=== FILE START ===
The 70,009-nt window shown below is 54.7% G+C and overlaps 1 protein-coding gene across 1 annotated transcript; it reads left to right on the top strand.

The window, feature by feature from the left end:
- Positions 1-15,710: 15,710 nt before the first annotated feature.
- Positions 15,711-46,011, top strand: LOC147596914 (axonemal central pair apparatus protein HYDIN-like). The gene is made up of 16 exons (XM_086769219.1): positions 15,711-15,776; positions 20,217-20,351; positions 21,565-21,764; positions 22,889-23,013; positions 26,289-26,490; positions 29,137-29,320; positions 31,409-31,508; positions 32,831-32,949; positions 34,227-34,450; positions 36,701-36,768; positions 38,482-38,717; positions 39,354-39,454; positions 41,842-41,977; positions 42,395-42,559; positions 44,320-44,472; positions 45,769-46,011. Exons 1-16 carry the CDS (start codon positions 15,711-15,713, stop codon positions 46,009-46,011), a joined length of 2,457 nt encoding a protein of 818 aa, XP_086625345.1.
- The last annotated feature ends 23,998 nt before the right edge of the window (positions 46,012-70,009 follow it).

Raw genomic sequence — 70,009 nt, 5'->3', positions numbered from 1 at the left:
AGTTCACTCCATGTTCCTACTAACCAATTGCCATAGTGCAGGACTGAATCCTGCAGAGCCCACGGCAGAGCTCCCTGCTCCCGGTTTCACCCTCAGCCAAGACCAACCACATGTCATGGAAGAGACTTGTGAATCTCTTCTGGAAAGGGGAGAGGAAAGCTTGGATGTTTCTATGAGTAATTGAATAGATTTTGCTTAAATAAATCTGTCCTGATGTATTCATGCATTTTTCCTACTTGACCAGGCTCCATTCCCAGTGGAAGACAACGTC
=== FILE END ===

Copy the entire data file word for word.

The 70,009-nt window shown below is 54.7% G+C and overlaps 1 protein-coding gene across 1 annotated transcript; it reads left to right on the top strand.

The window, feature by feature from the left end:
- Positions 1-15,710: 15,710 nt before the first annotated feature.
- Positions 15,711-46,011, top strand: LOC147596914 (axonemal central pair apparatus protein HYDIN-like). The gene is made up of 16 exons (XM_086769219.1): positions 15,711-15,776; positions 20,217-20,351; positions 21,565-21,764; positions 22,889-23,013; positions 26,289-26,490; positions 29,137-29,320; positions 31,409-31,508; positions 32,831-32,949; positions 34,227-34,450; positions 36,701-36,768; positions 38,482-38,717; positions 39,354-39,454; positions 41,842-41,977; positions 42,395-42,559; positions 44,320-44,472; positions 45,769-46,011. Exons 1-16 carry the CDS (start codon positions 15,711-15,713, stop codon positions 46,009-46,011), a joined length of 2,457 nt encoding a protein of 818 aa, XP_086625345.1.
- The last annotated feature ends 23,998 nt before the right edge of the window (positions 46,012-70,009 follow it).

Raw genomic sequence — 70,009 nt, 5'->3', positions numbered from 1 at the left:
AGTTCACTCCATGTTCCTACTAACCAATTGCCATAGTGCAGGACTGAATCCTGCAGAGCCCACGGCAGAGCTCCCTGCTCCCGGTTTCACCCTCAGCCAAGACCAACCACATGTCATGGAAGAGACTTGTGAATCTCTTCTGGAAAGGGGAGAGGAAAGCTTGGATGTTTCTATGAGTAATTGAATAGATTTTGCTTAAATAAATCTGTCCTGATGTATTCATGCATTTTTCCTACTTGACCAGGCTCCATTCCCAGTGGAAGACAACGTC